I Believe With Perfect Faith…
Rabbi Moshe ben Maimon, the great 12th century Jewish sage known to most people as Maimonides, composed the best articulation of Jewish belief in his Shloshah Asar Ikarim; the 13 Attributes. It has become customary to recite a poetic version of the Attributes every day after morning prayers with each statement of belief beginning “ani ma’amin;” “I believe.” Over the centuries, many people have set the Ani Ma’amin to music, especially the 12th Attribute espousing belief in the coming of Messianic redemption.
One such person, so the story goes, was Reb Azriel David – a Polish Jew and member of the Modzitzer Hasidim Jewish community. On a cattle car to the Nazi death camp of Treblinka with his family, friends, and neighbors, Reb David sang the 12th Attribute of the Ani Ma’amin.
“Ani ma’amin b’emunah sh’leimah b’viat hamashiach. V’af al pi sh’yitmameah, im kol zeh achakeh lo. B’chol yom sheyavo.”
“I believe with perfect faith in the coming of the Messiah. And even if he is delayed, with all this, I will await him. Every day, until he comes.”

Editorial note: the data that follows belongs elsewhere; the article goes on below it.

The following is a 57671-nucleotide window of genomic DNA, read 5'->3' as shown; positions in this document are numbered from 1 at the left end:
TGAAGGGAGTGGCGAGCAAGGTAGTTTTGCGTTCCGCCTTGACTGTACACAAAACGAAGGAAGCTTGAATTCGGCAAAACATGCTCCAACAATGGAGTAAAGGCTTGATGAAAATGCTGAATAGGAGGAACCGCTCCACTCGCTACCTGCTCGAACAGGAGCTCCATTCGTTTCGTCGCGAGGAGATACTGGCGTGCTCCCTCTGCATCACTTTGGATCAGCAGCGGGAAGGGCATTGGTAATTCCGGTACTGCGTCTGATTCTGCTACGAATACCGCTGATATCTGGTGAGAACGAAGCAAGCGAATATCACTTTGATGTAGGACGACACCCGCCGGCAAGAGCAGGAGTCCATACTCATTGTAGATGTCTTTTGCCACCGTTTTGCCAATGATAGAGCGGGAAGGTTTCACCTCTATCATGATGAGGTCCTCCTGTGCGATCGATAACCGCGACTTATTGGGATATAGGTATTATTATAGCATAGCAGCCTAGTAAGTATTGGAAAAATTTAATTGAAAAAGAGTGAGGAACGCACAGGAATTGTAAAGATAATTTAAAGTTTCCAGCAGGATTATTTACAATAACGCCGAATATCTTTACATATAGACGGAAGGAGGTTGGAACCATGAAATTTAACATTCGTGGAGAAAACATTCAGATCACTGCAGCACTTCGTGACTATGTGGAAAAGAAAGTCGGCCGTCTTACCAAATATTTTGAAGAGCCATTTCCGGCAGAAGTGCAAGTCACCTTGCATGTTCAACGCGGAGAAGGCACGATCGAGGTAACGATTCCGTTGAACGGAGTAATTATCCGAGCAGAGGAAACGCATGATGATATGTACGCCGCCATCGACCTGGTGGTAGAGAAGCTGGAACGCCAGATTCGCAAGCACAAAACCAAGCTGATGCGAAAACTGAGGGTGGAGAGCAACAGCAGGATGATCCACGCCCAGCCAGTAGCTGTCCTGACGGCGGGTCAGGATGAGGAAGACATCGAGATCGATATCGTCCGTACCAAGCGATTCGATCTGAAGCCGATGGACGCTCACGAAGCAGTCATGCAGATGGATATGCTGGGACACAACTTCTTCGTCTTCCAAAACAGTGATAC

The Modzitzer Hasidim sang Reb David’s song all the way into the gas chambers at Treblinka. And, in doing so, they began a tale of faith more powerful than any army. Today, we can imagine how their murderers must have laughed at them – the pathetic, weak Jews singing their strange song on the way to their deaths. But the song survives. And the faith survives. And the Jews survive. And where are the Nazis?
On Sunday, Jewish communities around the world – but, especially, in Israel – will observe Yom HaShoah; Holocaust Remembrance Day. It is a day to mourn the slaughtered millions, the lost communities, the great scholars and institutions of Jewish learning that were wiped out, the centuries of Jewish civilization plowed under by the Nazi machine.
We remember and mourn for that which was taken. And we rejoice in what cannot be taken – only surrendered. Ani ma’amin.